“THE CAMPS HAVE BEEN VITAL. THE COACHES SEE WHO I AM AND WHAT I CAN DO.”
— ALEX GOURLEY
SOUTH IREDELL JUNIOR CENTER Alex Gourley stands 6-foot-0 and weighs 280 pounds. He’s been told by college coaches that he’s not as
tall as the offensive linemen they normally recruit. Because of his height, the recruiters have
said they would like to see him up close and
personal for a better evaluation.
That’s why Gourley finds it so important to
attend college camps during the summer.
“The camps have been vital,” he said. “The
coaches see who I am and what I can do. I get
to know the coaches better.”
Because he started as a freshman on a state
championship team and has the size to play
college football, Gourley has been on the camp
and combine circuit for the last two years in
hopes of getting scholarship offers. He started
attending combines in January of his freshman
year and has taken part in college camps each
of the past two summers at N.C. State, Duke,
East Carolina and BYU.
Gourley said the camps have been especially
“A lot of the combines tape everything so the
beneficial since it’s an open recruitment pe-
riod and the coaches have more time to give
instructions. The combines, however, are a
little different, he said. Coaches don’t attend
the combines and the events include drills (40-
yard dash, shuttle runs and vertical and broad
jumps) and 1-on- 1 or 7-on- 7 competitions.
college coaches get to see it anyway,” Gourley said.
At the combines, he’s been able to improve
his shuttle time despite getting heavier. Gourley
has also excelled at the 1-on- 1 drills.
“I’ve definitely gotten better at those,” he
“The school’s needs definitely influence re-
said. “I snap the ball with a quarterback behind
me and I have to keep the defensive lineman
from reaching him. It’s usually the 1-on-1s
where you distinguish yourself. We get the film
that we can send to the coaches.”
Gourley said if his height turns out to be an
issue for some schools in pro-style offenses, he
thinks he can find a home with a team that runs
a spread or triple-option offense and values
smaller, quicker linemen.
cruiting,” Gourley said. “Most colleges want a
lineman who is at least 6-foot- 2. But BYU, for
example, said they don’t care about height.”
COM BI NE S
C, South iredell
A TREND AMONG COLLEGE PROS- pects in recent years has been the arly verbal commitment – student- athletes making a decision on where
to play football months, and sometimes years,
before National Signing Day.
As the recruiting process has moved up with
freshmen and even eighth graders getting
scholarship offers, potential collegiate players
are getting the decision out of the way in order
to enjoy the rest of their high school experience
and occasionally graduate early and enroll in
college ahead of their classmates.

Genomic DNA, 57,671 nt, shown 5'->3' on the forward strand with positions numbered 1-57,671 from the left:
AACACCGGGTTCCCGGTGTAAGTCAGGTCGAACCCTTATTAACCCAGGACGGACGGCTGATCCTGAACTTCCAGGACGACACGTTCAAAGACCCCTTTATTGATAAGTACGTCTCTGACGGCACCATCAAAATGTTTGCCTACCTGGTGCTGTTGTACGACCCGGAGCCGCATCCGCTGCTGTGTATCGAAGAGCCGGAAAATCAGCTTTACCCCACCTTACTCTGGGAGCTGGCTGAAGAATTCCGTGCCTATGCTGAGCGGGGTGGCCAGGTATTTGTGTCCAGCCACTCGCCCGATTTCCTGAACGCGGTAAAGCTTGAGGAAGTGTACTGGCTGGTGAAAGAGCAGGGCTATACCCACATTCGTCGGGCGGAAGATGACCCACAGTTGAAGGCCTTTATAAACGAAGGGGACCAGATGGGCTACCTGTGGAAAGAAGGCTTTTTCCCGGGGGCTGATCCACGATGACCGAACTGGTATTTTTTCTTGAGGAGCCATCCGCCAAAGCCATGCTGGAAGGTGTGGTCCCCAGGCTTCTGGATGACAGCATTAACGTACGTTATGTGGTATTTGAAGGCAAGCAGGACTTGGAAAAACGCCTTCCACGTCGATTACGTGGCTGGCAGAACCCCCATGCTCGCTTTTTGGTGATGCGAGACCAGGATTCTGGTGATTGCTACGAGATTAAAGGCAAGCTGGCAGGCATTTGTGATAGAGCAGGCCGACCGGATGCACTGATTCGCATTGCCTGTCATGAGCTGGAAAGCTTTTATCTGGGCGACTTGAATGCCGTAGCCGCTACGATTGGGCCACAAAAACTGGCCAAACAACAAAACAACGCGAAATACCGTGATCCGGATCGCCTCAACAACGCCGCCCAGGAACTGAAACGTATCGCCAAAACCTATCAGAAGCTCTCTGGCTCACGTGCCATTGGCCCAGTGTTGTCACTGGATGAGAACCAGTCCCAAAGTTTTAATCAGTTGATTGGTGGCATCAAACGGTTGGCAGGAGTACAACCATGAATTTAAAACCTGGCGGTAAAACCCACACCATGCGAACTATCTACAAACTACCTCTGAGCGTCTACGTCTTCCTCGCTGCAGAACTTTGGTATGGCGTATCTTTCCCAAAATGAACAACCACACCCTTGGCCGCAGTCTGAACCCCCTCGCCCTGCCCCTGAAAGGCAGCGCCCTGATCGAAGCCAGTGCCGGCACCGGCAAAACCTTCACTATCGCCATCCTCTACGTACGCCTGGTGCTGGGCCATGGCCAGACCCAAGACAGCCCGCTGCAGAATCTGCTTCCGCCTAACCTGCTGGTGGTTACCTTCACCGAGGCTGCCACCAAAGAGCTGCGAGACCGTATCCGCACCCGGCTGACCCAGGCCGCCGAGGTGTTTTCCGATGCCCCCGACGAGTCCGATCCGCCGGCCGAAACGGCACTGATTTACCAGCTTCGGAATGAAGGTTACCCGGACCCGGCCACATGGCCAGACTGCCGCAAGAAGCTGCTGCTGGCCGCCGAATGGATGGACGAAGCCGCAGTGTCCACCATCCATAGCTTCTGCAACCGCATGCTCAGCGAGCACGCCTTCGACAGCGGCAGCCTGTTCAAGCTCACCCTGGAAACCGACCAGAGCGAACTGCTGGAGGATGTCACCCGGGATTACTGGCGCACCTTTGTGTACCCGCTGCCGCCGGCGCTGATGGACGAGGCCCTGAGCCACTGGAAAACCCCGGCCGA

Freddie Phillips, of Pelion, S.C., is an example of this new phenomenon. The 6-foot- 2,
195-pound safety verbally committed to N.C.
State in May before finishing his junior year in
high school and after a recruitment that started
in middle school. Phillips said a strong performance at a Future Stars event in Huntersville,
N.C., the summer following the eighth grade led
to his first correspondence from a college coach.
“It started real early for me,” he said. “When I
got back home the next week I had a letter from
Clemson. That’s how everything started.”
During Phillips’ first two years in high school
his recruitment picked up and he began taking
unofficial visits to ACC and SEC schools.
“It’s fun but you’ve also got to learn that it
can be stressful if you let it be stressful,” he
said. “Those phone calls and direct Twitter
messages can be a lot.”
A stellar freshman season followed by a
sophomore slump resulted in a position change
for Phillips from wide receiver to defensive
back. This sparked further interest because of
his two-way ability.
“I realized I’d have to play more than one
position and I found out I was good at safety,”
By the second game of his junior year offers
from N.C. State, North Carolina, Wake Forest,
Coastal Carolina and Charlotte were on the
table. The No. 20 overall prospect in South Caro-
lina according to 247sports.com has taken his
recruitment in stride and keeps it in perspective.
“I look at it that it’s only going to happen once
and I’m going to enjoy it and take in all the love
they’re giving me,” Phillips said.
Now that his college of choice is firm, Phillips
plans to graduate in December and enroll at
N.C. State in January. “I’m just going to enjoy my
senior season, have fun and win some games,”
“IT’S FUN BUT YOU’VE ALSO GOT TO LEARN THAT IT CAN BE STRESSFUL IF YOU LET IT BE STRESSFUL. THOSE PHONE CALLS
AND DIRECT TWITTER MESSAGES CAN BE A LOT.” — FREDDIE PHILLIPS
FOLLOW @FNFMAG ON TWIT TER 21 FRIDAY NIGHT FOOTBALL CAROLINAS 2014